• Online marketing – It’s hard to imagine a business that is not currently investing some of its marketing spend into online efforts.  The major forms of online marketing include: website development, search engine optimization (SEO), pay-per-click advertising (PPC), email blasts, online newsletters, banner ads, blogs, viral marketing and social media marketing.

The beauty of online marketing, especially in terms of our one-month goal, is that it can be implemented and up and running fast!

Tip: If you choose an online marketing agency, they will work with you to pinpoint where, exactly, your potential customers “live” online, and begin developing campaigns to reach them at the exact moment they are looking for your product!

Step #8: Getting leads and selling your products or services

Now that the marketing plan is up and running, it is time to start converting your leads into sales.  Take a couple of days and refine your pitch.  Map out the benefits of your business and drill them down into “talking points” which will genuinely resonate with your target audience.

TIP: If you are having trouble generating quality leads, you can turn to a sales rep for some “instant offense.”  Sales representatives generally work for commission and know how to bring in business.

Step #9:  Finding the right employees

With so much to do, it is going to be difficult to do this on your own.  Hiring employees is the next logical step to growing your business.  Here are some tips for bringing in people who provide top returns on your investment:

  • Understand your needs – Before you hire anyone, prioritize what you need the most, and go out in search of trustworthy, experienced individuals to fill those needs.
  • Look for multi-faceted individuals – New businesses can benefit greatly from hiring individuals who wear a lot of different hats.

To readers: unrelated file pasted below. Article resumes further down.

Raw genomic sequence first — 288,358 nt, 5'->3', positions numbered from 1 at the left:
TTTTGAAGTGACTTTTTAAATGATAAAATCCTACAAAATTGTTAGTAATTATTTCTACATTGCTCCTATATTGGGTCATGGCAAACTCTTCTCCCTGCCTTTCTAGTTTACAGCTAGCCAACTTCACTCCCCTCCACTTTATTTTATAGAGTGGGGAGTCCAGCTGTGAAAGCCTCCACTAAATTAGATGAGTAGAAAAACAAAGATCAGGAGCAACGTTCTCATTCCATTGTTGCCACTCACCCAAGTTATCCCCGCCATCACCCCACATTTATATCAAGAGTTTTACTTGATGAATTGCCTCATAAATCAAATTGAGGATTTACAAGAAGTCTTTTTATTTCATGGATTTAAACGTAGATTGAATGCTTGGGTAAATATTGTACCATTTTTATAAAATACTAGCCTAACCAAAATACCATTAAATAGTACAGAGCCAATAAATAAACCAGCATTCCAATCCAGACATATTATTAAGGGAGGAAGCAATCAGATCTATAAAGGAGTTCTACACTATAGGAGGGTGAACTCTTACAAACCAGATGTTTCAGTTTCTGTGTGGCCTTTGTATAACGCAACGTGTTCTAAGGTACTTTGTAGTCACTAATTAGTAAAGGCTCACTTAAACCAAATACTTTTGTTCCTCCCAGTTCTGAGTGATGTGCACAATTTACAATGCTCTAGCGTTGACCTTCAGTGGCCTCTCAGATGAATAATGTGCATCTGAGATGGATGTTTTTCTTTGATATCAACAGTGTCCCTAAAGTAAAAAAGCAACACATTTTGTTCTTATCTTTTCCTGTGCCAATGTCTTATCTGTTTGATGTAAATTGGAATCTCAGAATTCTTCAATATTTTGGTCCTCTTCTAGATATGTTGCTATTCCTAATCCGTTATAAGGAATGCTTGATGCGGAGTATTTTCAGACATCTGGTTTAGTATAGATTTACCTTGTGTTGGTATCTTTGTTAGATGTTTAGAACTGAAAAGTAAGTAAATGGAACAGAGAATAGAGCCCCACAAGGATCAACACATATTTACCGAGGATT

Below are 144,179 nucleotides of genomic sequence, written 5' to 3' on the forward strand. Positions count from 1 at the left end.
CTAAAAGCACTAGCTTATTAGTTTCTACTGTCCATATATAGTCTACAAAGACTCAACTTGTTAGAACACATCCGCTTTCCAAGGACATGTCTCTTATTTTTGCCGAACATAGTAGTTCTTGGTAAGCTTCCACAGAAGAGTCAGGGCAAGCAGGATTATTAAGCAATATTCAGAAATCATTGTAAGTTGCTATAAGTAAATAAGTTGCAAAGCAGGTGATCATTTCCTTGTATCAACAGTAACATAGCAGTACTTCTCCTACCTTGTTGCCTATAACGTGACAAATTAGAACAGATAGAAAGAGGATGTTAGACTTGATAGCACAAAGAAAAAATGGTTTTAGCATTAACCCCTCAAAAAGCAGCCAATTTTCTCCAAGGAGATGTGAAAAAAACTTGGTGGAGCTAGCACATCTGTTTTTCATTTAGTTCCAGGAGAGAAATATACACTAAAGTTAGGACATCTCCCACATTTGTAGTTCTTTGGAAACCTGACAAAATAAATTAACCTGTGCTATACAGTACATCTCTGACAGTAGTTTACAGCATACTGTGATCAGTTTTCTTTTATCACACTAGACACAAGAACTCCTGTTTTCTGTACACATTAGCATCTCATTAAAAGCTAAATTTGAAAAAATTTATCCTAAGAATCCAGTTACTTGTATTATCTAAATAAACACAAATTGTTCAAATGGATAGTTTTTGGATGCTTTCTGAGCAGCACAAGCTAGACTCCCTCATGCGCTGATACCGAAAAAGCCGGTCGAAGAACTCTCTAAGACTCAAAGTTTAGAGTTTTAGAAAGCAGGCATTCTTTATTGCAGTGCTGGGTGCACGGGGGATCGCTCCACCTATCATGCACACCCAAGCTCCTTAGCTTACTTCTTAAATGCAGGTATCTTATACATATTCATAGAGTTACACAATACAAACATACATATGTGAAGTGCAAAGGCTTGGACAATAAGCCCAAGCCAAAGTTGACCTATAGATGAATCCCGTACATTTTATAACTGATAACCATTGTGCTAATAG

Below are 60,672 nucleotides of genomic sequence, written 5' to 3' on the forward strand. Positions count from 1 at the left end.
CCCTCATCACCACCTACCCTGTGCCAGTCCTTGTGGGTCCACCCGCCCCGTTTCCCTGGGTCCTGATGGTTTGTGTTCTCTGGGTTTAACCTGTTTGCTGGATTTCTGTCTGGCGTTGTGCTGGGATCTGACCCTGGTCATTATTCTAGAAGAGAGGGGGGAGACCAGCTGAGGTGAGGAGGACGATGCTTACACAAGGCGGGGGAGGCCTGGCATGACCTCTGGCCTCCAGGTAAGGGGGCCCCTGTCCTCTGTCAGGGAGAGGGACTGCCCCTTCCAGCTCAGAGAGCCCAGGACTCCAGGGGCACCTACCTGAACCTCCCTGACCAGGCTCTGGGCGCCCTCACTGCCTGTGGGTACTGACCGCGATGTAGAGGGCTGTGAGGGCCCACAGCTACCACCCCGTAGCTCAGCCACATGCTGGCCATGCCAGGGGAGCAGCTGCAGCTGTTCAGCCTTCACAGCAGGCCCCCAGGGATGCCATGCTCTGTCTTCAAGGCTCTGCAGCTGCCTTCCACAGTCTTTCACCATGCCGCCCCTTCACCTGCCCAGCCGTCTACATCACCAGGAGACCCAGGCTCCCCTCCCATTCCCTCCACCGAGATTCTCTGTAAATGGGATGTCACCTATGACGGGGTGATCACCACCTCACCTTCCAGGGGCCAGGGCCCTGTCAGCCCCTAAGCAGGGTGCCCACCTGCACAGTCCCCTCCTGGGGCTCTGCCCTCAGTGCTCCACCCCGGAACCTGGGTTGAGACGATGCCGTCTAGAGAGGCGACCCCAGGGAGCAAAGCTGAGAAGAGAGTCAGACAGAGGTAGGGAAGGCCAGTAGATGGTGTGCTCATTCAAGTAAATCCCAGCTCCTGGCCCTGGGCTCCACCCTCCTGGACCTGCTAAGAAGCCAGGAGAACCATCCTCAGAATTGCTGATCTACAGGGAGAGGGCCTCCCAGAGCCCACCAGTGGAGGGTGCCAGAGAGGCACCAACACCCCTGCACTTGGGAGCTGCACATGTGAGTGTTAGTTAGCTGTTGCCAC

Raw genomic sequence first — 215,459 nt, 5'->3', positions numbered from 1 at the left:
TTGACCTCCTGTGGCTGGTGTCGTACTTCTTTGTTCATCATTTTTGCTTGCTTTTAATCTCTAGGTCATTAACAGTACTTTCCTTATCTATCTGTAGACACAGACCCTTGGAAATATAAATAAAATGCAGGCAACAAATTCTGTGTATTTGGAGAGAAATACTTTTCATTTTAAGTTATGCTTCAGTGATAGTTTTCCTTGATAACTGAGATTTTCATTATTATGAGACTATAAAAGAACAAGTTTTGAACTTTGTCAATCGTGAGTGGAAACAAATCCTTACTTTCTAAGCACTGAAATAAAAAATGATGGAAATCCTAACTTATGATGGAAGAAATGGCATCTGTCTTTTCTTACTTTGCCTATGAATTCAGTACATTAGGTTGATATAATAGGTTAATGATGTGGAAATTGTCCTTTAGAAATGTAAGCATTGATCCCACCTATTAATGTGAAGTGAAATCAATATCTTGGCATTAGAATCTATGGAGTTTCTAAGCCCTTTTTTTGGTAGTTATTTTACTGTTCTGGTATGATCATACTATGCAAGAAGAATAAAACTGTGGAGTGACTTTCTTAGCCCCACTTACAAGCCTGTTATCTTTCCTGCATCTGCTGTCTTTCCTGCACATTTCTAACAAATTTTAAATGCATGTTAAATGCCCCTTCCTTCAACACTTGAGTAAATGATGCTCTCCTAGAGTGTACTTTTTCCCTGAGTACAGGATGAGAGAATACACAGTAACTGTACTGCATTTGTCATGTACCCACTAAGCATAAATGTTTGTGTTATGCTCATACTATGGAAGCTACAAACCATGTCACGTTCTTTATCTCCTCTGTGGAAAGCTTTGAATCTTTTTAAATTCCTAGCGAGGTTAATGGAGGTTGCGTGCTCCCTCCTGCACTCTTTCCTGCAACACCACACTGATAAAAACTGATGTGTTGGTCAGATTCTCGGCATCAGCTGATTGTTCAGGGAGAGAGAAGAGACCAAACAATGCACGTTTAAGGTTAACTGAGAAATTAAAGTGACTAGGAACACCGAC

• Use all the online tools at your disposal –, and Craigslist have all made hiring employees easier than ever.  Just be sure to always check references and perform a thorough interview process.
  • Perform an employee background check before hiring the person. It is a well known fact that many people lie on their resume and in their interviews.

Tip:  A corporate recruiter or headhunter can do all the legwork for you in your search for qualified employees.

And there you have it!  With good planning, total commitment and some seriously hard work, everything listed above will help you get your business up and running in about a month.  Be thoughtful and detail-oriented during these steps.  You are forming the foundation of your dream business, and the more you put into these core business processes on the front end, the more rewards you will enjoy down the line.

8 thoughts on “How to start a Business in One Month

  1. avataraj

    Good article.. thanks for sharing! Maybe you could edit #5 to include brief strengths and weaknesses of each corp type. wouldn’t take long and you would just end up recommending LLC anyways.

  2. avatarRavi

    Hey thanks a lot for the sound advices you provided.